There doesn’t seem to be a day that goes by where I don’t feel stressed about something: Deadlines, meetings, marking, planning units, learning new things to make my lessons exciting, family, bills, money. It seems to be endless. Sometimes I think as teachers, we create stress for ourselves. We all have that perfectionism quality or desire to be great weighing on us. We take on students problems as our own. We fill our minds with worries, concerns, doubts, questions, and thoughts.
I believe when it comes to stress that there are two kinds of people:
#1 The one’s who you know are stressed out! It’s apparent, visible all over their face, their reaction, and everything they do.
#2 It isn’t apparent, and instead is kept deep down inside, faking that everything is ok.
How do both of these types of people manage stress? What strategies are place to help us?
I have always thought that you need to find that one thing for you that works. Whether it be reading, listening to music, meditating, something that allows you to let go and relax. But recently, my thoughts have changed slightly. I still believe you need these strategies in place, but perhaps the way you think about stress could change how you react to it.
The other day, a colleague of mine passed on a great video about stress and how to handle it. Not thinking I had enough time (due to all my other stressful situations!), I just watched it this evening. It’s a Ted Talk by Kelly McGonigal, who is a health psychologist, and if you can spend the 15 minutes watching it, it is well worth your while. If not, I’ll summarize it here.
We have always been taught that stress is the enemy. It’s the thing that eats away at us, causing mental and physical problems. But what would happen if you change the way you think about stress? After following some studies, Kelly McGonigal summarizes her findings with two main points:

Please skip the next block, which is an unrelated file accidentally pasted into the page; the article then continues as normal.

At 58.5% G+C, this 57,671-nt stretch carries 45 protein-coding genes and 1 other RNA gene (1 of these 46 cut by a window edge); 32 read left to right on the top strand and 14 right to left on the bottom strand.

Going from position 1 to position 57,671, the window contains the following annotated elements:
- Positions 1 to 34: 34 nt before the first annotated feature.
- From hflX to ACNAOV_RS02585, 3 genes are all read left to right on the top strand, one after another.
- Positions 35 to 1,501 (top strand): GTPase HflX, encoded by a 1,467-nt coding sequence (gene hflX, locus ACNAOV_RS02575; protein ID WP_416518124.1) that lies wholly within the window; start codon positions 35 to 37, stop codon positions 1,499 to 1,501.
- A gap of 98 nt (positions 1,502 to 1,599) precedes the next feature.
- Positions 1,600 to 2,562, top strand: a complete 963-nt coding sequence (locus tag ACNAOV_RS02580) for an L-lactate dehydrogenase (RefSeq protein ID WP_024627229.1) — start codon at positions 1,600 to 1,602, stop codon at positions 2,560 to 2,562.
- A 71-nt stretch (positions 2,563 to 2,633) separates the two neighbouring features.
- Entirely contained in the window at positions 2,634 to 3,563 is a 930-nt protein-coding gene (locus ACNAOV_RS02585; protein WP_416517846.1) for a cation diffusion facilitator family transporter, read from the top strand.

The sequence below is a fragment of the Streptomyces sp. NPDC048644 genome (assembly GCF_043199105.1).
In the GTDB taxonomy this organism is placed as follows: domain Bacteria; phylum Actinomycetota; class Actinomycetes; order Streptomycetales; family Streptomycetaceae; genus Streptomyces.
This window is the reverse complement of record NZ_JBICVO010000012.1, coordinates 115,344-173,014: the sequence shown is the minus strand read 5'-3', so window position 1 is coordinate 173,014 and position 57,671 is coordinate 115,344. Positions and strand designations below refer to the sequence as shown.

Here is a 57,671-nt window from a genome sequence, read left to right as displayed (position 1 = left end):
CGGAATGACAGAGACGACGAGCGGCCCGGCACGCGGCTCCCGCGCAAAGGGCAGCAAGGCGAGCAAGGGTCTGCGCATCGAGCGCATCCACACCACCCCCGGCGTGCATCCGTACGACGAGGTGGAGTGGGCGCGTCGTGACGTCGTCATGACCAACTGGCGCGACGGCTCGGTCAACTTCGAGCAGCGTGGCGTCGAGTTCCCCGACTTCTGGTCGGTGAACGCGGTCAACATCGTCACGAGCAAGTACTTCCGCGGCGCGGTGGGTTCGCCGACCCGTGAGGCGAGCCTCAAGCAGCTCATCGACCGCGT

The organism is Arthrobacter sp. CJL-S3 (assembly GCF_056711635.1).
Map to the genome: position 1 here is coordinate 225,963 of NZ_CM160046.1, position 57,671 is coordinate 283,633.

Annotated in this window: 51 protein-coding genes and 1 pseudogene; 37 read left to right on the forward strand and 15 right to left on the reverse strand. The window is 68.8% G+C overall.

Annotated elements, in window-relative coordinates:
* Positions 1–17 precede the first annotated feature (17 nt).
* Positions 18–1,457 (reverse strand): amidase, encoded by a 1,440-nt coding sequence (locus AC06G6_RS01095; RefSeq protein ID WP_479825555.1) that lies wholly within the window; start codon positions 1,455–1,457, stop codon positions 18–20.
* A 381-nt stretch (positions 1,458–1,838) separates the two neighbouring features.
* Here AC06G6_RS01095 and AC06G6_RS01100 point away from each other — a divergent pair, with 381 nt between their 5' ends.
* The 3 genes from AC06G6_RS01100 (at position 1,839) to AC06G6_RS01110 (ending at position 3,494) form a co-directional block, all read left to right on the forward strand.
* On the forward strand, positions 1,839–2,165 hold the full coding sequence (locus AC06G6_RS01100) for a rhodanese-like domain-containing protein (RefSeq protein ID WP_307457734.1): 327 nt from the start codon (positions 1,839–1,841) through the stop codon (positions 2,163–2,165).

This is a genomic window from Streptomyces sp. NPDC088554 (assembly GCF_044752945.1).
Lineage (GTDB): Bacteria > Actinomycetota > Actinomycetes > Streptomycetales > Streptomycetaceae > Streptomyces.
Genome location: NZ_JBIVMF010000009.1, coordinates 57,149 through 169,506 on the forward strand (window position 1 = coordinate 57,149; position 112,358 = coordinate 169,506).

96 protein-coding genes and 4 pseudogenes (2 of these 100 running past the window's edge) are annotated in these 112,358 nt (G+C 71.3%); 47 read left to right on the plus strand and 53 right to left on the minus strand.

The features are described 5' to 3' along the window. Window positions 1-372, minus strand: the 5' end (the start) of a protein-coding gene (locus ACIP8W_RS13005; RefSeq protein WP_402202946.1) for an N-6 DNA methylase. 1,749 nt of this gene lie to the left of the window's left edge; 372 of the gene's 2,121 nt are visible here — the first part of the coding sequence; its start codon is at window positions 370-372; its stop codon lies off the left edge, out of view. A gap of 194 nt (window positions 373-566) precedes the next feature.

#1: If you rethink your reaction to stress, it can in turn become helpful in creating a biology of courage.
We are always going to experience stress and the signs of stress. Usually these signs are equated with anxiety, but instead think of it as a way that your body is becoming energized and preparing to meet a new challenge. If you change the way you think, your body will believe you and change its reaction as well.
#2: Stress makes you social, and choosing to connect to others via stress is a way to create resilience.
The hormone oxytocin is released when you experience a stressful moment, however, this hormone creates the desire to crave physical interactions and contacts, and increase your empathy through supporting the people you care about. The stress forces you to be surrounded by people who care and motivates you to seek that support you need.
So next time you’re faced with a stress moment, still use those strategies you have for yourself, but maybe reconsider how you think about stress. Have enough faith in yourself and your body that you can handle it, and change that trained way of thinking, but also be willing to seek support and not face it alone.